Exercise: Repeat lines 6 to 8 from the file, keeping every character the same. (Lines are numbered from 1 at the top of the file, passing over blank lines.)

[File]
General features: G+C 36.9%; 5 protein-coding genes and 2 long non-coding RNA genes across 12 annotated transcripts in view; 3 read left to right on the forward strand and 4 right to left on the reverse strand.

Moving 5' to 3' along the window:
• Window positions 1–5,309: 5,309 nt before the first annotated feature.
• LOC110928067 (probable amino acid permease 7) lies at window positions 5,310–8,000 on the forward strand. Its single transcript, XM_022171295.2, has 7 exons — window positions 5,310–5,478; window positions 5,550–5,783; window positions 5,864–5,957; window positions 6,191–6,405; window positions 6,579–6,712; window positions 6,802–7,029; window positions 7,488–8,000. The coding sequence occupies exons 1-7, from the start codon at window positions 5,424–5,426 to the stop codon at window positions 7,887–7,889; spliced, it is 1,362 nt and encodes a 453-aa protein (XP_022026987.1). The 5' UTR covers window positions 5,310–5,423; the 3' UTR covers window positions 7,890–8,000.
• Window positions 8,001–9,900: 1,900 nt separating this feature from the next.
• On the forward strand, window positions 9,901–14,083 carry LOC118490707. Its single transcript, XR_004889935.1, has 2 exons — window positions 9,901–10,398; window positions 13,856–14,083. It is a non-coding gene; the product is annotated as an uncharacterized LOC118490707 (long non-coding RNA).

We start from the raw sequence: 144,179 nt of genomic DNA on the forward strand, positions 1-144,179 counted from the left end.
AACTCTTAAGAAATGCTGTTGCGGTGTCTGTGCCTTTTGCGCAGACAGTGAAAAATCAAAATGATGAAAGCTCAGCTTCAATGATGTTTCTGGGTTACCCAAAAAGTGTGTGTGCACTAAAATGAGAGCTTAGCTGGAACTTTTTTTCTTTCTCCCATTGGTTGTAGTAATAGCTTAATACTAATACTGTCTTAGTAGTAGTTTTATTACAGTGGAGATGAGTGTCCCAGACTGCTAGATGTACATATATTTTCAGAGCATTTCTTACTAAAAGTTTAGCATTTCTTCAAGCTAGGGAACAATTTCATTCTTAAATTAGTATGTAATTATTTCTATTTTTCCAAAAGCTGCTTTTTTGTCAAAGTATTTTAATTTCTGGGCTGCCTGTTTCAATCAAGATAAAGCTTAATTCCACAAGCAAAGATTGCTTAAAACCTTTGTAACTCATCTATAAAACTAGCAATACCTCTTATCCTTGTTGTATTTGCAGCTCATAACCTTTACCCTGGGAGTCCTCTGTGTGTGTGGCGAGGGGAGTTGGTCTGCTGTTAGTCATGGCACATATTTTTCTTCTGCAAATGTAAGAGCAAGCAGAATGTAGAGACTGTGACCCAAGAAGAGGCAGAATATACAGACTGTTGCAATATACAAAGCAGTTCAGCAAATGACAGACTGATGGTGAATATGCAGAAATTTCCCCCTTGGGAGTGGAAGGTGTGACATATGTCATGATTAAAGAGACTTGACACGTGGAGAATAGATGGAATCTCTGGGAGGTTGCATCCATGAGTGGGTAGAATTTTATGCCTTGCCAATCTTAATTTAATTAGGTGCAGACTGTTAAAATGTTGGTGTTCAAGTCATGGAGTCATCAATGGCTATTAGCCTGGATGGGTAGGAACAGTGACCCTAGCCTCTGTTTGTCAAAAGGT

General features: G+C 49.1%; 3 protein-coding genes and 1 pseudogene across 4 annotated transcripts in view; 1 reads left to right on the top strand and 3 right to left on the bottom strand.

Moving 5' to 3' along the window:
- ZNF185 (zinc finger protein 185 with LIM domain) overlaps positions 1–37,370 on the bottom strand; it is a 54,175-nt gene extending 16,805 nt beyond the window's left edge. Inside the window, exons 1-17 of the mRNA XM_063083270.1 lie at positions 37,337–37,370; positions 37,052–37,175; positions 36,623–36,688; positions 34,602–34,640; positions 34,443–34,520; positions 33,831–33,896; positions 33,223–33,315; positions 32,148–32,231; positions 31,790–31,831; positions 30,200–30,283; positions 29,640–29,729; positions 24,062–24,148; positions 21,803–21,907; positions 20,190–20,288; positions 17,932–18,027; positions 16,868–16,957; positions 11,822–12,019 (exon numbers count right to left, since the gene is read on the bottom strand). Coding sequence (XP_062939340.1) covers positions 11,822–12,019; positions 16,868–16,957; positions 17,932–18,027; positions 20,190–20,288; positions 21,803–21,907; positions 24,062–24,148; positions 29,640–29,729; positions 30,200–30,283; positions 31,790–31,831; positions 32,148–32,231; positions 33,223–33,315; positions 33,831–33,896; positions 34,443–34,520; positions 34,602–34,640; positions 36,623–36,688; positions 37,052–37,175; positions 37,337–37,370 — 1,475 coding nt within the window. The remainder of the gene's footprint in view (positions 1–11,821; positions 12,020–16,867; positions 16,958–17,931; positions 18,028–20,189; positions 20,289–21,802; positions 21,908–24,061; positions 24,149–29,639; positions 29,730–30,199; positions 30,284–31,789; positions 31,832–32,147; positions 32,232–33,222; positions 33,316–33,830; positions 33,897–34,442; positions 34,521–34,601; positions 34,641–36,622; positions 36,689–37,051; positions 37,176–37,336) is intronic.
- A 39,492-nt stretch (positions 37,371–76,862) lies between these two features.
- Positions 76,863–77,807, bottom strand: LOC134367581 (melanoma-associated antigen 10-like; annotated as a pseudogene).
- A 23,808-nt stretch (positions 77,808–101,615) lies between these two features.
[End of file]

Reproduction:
• On the forward strand, window positions 9,901–14,083 carry LOC118490707. Its single transcript, XR_004889935.1, has 2 exons — window positions 9,901–10,398; window positions 13,856–14,083. It is a non-coding gene; the product is annotated as an uncharacterized LOC118490707 (long non-coding RNA).

We start from the raw sequence: 144,179 nt of genomic DNA on the forward strand, positions 1-144,179 counted from the left end.
AACTCTTAAGAAATGCTGTTGCGGTGTCTGTGCCTTTTGCGCAGACAGTGAAAAATCAAAATGATGAAAGCTCAGCTTCAATGATGTTTCTGGGTTACCCAAAAAGTGTGTGTGCACTAAAATGAGAGCTTAGCTGGAACTTTTTTTCTTTCTCCCATTGGTTGTAGTAATAGCTTAATACTAATACTGTCTTAGTAGTAGTTTTATTACAGTGGAGATGAGTGTCCCAGACTGCTAGATGTACATATATTTTCAGAGCATTTCTTACTAAAAGTTTAGCATTTCTTCAAGCTAGGGAACAATTTCATTCTTAAATTAGTATGTAATTATTTCTATTTTTCCAAAAGCTGCTTTTTTGTCAAAGTATTTTAATTTCTGGGCTGCCTGTTTCAATCAAGATAAAGCTTAATTCCACAAGCAAAGATTGCTTAAAACCTTTGTAACTCATCTATAAAACTAGCAATACCTCTTATCCTTGTTGTATTTGCAGCTCATAACCTTTACCCTGGGAGTCCTCTGTGTGTGTGGCGAGGGGAGTTGGTCTGCTGTTAGTCATGGCACATATTTTTCTTCTGCAAATGTAAGAGCAAGCAGAATGTAGAGACTGTGACCCAAGAAGAGGCAGAATATACAGACTGTTGCAATATACAAAGCAGTTCAGCAAATGACAGACTGATGGTGAATATGCAGAAATTTCCCCCTTGGGAGTGGAAGGTGTGACATATGTCATGATTAAAGAGACTTGACACGTGGAGAATAGATGGAATCTCTGGGAGGTTGCATCCATGAGTGGGTAGAATTTTATGCCTTGCCAATCTTAATTTAATTAGGTGCAGACTGTTAAAATGTTGGTGTTCAAGTCATGGAGTCATCAATGGCTATTAGCCTGGATGGGTAGGAACAGTGACCCTAGCCTCTGTTTGTCAAAAGGT